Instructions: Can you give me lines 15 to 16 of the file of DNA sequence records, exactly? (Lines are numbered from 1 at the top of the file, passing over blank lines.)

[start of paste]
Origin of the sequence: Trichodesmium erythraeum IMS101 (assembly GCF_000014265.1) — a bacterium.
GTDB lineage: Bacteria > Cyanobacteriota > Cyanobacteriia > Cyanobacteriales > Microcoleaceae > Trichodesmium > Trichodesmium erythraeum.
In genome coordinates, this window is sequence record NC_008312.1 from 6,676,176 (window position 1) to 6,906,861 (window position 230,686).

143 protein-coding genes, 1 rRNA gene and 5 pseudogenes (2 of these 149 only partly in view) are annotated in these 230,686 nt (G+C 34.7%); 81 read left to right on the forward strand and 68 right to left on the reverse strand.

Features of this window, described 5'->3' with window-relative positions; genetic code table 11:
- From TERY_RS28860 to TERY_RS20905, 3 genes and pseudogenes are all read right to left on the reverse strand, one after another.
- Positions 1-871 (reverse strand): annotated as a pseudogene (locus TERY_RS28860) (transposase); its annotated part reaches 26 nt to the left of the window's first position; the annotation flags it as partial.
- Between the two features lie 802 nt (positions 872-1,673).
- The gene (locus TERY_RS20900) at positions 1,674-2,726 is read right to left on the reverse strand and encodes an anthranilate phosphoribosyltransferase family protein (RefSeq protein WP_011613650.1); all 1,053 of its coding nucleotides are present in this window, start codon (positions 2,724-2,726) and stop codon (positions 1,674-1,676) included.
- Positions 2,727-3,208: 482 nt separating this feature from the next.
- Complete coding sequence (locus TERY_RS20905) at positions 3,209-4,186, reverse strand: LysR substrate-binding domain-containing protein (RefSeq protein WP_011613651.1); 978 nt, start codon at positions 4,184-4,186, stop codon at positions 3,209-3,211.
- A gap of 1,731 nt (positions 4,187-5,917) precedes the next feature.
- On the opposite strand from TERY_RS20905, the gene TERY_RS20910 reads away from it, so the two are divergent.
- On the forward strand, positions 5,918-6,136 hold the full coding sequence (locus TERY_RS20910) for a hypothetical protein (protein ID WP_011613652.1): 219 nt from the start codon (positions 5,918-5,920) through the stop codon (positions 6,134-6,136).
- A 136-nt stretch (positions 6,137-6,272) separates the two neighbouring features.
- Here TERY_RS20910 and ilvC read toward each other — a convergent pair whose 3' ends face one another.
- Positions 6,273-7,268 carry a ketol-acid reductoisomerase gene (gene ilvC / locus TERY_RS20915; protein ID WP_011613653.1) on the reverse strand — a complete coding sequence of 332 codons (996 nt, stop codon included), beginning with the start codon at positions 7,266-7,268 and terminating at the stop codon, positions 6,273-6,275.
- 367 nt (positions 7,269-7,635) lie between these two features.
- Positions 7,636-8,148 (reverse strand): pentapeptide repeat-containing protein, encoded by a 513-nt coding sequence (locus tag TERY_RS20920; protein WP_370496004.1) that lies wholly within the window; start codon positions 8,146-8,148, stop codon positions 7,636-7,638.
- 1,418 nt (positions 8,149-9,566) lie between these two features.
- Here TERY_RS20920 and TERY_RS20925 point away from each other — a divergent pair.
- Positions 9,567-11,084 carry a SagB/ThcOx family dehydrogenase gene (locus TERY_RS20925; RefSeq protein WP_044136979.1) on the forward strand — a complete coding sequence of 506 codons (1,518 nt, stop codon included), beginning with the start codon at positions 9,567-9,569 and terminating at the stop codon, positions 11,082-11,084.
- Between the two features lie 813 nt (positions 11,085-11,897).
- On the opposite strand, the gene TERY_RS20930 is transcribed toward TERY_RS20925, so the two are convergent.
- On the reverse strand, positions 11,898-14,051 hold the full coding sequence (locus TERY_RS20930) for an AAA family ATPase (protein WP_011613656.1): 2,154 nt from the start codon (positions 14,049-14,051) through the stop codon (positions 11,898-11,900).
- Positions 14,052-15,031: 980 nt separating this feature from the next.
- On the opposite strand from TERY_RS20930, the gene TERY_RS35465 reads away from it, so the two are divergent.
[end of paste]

- A 136-nt stretch (positions 6,137-6,272) separates the two neighbouring features.
- Here TERY_RS20910 and ilvC read toward each other — a convergent pair whose 3' ends face one another.